Developing a course using the web

Using Google Earth

Using Google Earth requires that the program be loaded on your computer. The program is free from Google and loads fairly fast but if you are using a computer controlled for the protection of a network, as classroom or lab computers should be, then you would not be able to do this. I would assume it would have to be your machine. It seems it is also important that the machine you use be fairly recent.

Once you have a machine with the program loaded you can visit the earth and find placemarks. Saving the placemarks makes them easy to find and use in class. Have a look at the Google Earth Community for insights on how many groups as well as educators are already incorporating this tool in their work. For some places you do not need a placemark. Typing in the name, Pyramids, for example, will take you right there. Once there you can explore from near ground level or any height you like and with the tools available you can look from all directions both compass and height. Once satisfied that you can literally show students where something like the Pyramids are, and going there from Alaska is a really neat way to do this, you can look from there to other sites to show their geographical relationships. From the Pyramids for example you can easily visit the Sinai Peninsula. But you can also switch to the web and use something like YouTube to add a video of the site. For example, with regard to the Pyramids have a look here:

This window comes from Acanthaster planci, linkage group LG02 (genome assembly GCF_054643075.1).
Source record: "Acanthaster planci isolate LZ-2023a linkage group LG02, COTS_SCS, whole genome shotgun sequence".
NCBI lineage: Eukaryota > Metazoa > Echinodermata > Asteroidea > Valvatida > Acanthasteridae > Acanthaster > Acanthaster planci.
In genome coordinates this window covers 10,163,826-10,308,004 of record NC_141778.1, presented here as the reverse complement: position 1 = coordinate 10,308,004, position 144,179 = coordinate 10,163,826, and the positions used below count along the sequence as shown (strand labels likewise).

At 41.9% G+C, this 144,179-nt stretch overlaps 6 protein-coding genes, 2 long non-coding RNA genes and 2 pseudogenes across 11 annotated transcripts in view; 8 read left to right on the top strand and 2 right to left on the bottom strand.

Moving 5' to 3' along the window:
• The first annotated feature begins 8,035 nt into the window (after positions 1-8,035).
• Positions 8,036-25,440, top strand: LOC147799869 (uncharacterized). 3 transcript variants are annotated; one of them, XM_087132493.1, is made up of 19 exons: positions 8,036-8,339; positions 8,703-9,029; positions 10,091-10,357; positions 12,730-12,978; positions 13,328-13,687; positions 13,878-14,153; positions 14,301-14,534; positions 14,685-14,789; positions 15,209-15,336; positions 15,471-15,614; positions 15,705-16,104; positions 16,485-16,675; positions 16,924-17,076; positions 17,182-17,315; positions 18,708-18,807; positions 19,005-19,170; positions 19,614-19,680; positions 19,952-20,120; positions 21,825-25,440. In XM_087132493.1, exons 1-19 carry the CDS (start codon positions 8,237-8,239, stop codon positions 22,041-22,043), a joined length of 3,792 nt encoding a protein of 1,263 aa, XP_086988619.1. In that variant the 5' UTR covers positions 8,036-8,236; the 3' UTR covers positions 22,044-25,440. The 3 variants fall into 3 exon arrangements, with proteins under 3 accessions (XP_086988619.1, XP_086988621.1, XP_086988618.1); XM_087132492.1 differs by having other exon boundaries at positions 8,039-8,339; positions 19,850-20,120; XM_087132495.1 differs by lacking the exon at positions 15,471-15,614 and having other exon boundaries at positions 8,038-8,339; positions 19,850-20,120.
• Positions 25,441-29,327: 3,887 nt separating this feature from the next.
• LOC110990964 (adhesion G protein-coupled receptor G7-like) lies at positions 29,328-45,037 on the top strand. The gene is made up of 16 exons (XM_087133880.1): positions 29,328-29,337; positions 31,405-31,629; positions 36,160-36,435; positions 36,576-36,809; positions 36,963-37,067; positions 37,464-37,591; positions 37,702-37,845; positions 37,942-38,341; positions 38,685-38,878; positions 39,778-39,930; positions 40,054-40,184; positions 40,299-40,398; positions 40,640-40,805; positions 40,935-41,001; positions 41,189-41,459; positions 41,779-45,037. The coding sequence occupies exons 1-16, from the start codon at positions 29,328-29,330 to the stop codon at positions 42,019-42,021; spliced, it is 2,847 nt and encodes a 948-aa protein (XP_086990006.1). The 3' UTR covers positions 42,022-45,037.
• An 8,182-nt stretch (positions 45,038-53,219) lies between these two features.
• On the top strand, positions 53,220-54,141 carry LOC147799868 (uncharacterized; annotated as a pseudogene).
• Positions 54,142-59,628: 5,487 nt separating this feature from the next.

You can also use Google Earth to look up addresses. I have asked students who would not mind our doing this where they are from and then used Google Earth to zoom in on their neighborhood. How thrilled they have been to be in class in Anchorage but be able to see their home town and even view their house. One student gave her address in Samoa and was thrilled to be able to describe to other students her favorite beach and so on. What a thrill!

In a sudden burst of imagination it occurred to me to use YouTube to look up using Google Earth in the classroom and here is an example of what there is:




This page is maintained by William S. Jamison. It was last updated July 11, 2016. All links on these pages are either to open source or public domain materials or they are marked with the appropriate copyright information. I frequently check the links I have made to other web sites but each source is responsible for their own content.